Who does Labour represent now?

With Jeremy Corbyn’s latest decisive victory in the Labour Leadership election, I am led to ask the question, who does Labour represent now? It certainly doesn’t represent the centre left, nor does it seem to be in a position to form an effective opposition at a time when one is badly needed.

Having been a Labour supporter for 40+ years and a member from 1997-2013, I am used to differences of opinion in the party. I used to console myself with the thought that ‘Labour is a broad church’. But eventually the ‘church’ began to narrow and some members, like myself, found ourselves heading for the exit.

What is different about Jeremy Corbyn’s position is that he has been elected by overwhelming support from members who have a very idealistic position, but little practical understanding or appreciation of the kind of politics that is needed to make a party capable of forming an electable government that can deal with the many issues the UK now faces. It doesn’t help that Jeremy himself seems to be stuck in the 1970s, still talking about renationalisation, and advocating the reduction of austerity by throwing money at the problem without any consideration of where it might come from.

It remains to be seen what moderate Labour MPs will do, who don’t identify with Jeremy’s agenda. I know from my days as a member how loyal Labour supporters are, but if the situation becomes intolerable for them, and the party splits, there is an opportunity for an amalgamation of ideas and possible cross-party links with social democratically minded LibDems like myself.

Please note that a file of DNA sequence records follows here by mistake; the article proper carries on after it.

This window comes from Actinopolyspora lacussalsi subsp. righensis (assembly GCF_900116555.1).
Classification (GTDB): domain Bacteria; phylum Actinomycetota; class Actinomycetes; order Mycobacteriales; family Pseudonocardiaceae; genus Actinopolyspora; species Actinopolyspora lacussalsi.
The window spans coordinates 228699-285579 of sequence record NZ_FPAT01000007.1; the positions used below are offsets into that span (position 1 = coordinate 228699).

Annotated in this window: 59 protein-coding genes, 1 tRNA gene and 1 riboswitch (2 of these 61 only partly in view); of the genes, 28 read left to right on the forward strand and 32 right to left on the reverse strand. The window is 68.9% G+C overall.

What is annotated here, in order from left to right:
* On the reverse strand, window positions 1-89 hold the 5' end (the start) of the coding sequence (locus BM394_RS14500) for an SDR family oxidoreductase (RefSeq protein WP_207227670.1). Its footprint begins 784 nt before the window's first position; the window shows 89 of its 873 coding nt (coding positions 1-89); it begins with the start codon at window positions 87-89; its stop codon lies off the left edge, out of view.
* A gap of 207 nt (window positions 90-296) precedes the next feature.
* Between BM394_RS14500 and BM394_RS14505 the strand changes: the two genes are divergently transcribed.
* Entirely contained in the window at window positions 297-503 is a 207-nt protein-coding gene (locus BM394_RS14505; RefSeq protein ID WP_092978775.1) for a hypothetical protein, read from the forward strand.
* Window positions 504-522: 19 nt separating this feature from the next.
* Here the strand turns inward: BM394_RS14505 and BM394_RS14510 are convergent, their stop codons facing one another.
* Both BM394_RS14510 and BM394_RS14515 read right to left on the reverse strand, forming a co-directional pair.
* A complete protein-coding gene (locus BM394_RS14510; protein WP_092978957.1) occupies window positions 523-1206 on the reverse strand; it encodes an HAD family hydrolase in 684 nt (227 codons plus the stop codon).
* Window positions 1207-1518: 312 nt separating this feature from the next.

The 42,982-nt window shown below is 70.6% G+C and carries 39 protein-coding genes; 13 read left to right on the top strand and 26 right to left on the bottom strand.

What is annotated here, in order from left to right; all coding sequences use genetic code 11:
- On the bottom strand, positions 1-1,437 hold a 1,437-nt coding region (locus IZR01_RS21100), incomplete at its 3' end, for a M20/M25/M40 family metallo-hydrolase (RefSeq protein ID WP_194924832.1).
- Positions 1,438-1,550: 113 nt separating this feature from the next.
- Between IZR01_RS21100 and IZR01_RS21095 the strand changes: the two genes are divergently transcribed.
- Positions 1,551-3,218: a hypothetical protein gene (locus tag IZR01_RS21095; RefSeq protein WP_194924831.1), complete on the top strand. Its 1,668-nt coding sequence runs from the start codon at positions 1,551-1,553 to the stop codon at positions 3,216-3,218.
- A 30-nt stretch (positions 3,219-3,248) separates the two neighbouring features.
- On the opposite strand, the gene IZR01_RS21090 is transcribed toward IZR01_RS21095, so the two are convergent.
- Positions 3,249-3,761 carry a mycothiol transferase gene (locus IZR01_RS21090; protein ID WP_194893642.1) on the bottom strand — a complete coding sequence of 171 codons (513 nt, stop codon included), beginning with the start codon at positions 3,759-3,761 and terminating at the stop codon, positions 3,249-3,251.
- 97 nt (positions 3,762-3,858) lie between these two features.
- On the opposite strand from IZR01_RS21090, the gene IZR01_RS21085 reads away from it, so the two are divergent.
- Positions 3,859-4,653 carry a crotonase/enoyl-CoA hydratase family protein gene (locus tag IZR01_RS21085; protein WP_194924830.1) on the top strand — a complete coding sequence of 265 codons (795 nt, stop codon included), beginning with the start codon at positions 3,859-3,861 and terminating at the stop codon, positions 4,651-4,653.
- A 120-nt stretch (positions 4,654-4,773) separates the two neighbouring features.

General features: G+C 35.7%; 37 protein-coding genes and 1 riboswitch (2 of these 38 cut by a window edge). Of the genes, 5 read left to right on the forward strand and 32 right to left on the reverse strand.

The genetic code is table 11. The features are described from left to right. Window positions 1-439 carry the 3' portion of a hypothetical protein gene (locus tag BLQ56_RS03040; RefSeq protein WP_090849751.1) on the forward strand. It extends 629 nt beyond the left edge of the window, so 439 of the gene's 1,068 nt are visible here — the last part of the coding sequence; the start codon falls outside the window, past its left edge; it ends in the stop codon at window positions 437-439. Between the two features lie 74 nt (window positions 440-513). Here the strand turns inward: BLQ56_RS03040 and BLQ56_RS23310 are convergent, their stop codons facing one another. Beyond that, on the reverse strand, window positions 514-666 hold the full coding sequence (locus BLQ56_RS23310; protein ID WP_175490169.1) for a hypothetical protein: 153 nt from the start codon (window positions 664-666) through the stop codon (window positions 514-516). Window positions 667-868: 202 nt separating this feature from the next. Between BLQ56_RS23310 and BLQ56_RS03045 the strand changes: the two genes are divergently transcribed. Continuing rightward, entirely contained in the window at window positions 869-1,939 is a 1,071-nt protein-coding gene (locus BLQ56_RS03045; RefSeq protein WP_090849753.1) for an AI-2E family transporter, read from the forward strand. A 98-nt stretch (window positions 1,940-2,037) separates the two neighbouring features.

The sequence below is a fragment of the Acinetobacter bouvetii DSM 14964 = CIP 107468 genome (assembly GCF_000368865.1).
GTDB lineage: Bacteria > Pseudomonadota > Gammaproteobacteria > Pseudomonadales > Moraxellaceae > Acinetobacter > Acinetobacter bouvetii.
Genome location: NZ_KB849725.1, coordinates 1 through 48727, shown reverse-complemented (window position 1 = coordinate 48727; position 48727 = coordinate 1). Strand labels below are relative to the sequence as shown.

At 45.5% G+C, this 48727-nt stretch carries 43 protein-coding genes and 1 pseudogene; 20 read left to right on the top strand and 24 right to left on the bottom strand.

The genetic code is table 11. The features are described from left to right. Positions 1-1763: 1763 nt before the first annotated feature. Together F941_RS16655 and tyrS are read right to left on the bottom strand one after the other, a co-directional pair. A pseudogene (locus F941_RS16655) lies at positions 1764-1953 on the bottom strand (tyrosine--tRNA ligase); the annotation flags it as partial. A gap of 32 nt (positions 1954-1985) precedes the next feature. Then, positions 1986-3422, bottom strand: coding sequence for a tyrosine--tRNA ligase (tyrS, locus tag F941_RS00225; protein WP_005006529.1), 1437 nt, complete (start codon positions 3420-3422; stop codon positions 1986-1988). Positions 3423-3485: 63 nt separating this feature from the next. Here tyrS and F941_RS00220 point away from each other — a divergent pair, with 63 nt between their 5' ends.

Just over a year ago I joined the LibDems, partly in anticipation of what was likely to happen in Labour, but also because I saw them as a party where my centre left views might be better represented. Through LibDemVoice I got in touch with George Kendall, and together we have set up the Social Democrat Group, whose aim is to reach out to moderate Labour members so links can potentially be built. So far we have held successful fringe events at the Spring and Autumn LibDem conferences, and attended the Fabian and Progress summer conferences, with future meetings planned.

Going back to the title of this post, it is clear that Labour as it is doesn’t now represent many of the people who need it most. The formation of a new centre left grouping, formed by a social democrat consensus between moderate Labour and LibDems, might fill that gap, and in the coming weeks, months and years we hope it might become a reality.

You can find out more about the Social Democrat Group by visiting our Facebook Page at https://www.facebook.com/SocialDemocratGroup/, or following us on Twitter at @socdemgroup.

8 thoughts on “Who does Labour represent now?”

  1. The likes of Brexit and the rise of Trump have made me think a lot more about politics, a subject I don’t understand much about. No particular party really matches my outlook and so the question “who does xxxx party represent” is really an alien one to me. However, on the topic of Corbyn, for all of his perceived failings, he seems me to be unique amongst MPs in a way that should be far more common. That is: He appears to be doing what he believes is right, not what will personally earn him the most money or glory. I admit that I could be proved wrong, but I definitely respect that aspect of his position. There are other aspects that I respect less, but currently his principles win out. I also respect my local Labour MP, who has opposed Corbyn, have voted for him, and also for other candidates in the past, but likely will vote Labour if he stands again because he also seems to be a principled, courageous fighter for issues he believes in and that matter in our area. These are the factors that are important to me – not who a party “represents”. I hope that my MP and Corbyn can sort out their difference – this would be best for the country’s politics overall, I feel.